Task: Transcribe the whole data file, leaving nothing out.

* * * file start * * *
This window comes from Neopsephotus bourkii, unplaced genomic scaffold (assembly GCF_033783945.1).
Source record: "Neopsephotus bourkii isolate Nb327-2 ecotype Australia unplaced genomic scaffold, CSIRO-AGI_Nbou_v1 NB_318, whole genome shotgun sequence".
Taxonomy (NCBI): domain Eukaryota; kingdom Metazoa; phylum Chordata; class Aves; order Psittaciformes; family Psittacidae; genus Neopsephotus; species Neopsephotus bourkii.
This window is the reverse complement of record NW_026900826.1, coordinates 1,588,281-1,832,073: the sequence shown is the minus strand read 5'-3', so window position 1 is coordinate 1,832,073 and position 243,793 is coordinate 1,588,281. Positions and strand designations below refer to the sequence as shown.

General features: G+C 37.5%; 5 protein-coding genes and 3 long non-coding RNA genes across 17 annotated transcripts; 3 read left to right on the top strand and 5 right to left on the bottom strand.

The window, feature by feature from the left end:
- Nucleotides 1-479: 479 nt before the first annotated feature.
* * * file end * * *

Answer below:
This window comes from Neopsephotus bourkii, unplaced genomic scaffold (assembly GCF_033783945.1).
Source record: "Neopsephotus bourkii isolate Nb327-2 ecotype Australia unplaced genomic scaffold, CSIRO-AGI_Nbou_v1 NB_318, whole genome shotgun sequence".
Taxonomy (NCBI): domain Eukaryota; kingdom Metazoa; phylum Chordata; class Aves; order Psittaciformes; family Psittacidae; genus Neopsephotus; species Neopsephotus bourkii.
This window is the reverse complement of record NW_026900826.1, coordinates 1,588,281-1,832,073: the sequence shown is the minus strand read 5'-3', so window position 1 is coordinate 1,832,073 and position 243,793 is coordinate 1,588,281. Positions and strand designations below refer to the sequence as shown.

General features: G+C 37.5%; 5 protein-coding genes and 3 long non-coding RNA genes across 17 annotated transcripts; 3 read left to right on the top strand and 5 right to left on the bottom strand.

The window, feature by feature from the left end:
- Nucleotides 1-479: 479 nt before the first annotated feature.